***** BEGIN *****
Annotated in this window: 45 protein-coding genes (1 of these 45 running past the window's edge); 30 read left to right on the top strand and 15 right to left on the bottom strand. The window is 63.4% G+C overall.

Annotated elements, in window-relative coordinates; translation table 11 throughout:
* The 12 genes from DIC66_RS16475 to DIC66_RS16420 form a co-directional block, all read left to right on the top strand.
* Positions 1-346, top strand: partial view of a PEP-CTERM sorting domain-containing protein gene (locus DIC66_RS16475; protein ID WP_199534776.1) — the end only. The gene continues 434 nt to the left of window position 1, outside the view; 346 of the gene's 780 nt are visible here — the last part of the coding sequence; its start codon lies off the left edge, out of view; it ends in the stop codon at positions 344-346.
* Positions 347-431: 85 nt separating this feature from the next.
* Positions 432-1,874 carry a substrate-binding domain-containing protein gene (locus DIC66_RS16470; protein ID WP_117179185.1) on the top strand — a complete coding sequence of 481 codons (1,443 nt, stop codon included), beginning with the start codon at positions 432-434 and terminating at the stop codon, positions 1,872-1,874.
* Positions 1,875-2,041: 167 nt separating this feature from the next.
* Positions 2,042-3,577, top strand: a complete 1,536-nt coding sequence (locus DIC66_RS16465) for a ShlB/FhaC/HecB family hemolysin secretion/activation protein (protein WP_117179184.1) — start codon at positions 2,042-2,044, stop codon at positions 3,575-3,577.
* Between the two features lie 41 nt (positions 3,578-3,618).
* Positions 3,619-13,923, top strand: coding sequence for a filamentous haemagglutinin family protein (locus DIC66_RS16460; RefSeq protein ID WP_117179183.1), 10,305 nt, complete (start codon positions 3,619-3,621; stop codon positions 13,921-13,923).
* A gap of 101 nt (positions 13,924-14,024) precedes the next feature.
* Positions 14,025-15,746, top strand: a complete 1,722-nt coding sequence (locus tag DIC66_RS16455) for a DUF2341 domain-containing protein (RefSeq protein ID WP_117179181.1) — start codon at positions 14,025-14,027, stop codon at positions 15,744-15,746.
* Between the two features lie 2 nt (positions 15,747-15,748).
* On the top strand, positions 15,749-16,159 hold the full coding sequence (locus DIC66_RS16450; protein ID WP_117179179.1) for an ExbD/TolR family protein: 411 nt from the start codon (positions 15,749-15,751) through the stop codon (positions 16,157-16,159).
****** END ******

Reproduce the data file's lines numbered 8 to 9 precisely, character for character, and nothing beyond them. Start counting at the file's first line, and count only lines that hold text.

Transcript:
* Positions 2,042-3,577, top strand: a complete 1,536-nt coding sequence (locus DIC66_RS16465) for a ShlB/FhaC/HecB family hemolysin secretion/activation protein (protein WP_117179184.1) — start codon at positions 2,042-2,044, stop codon at positions 3,575-3,577.
* Between the two features lie 41 nt (positions 3,578-3,618).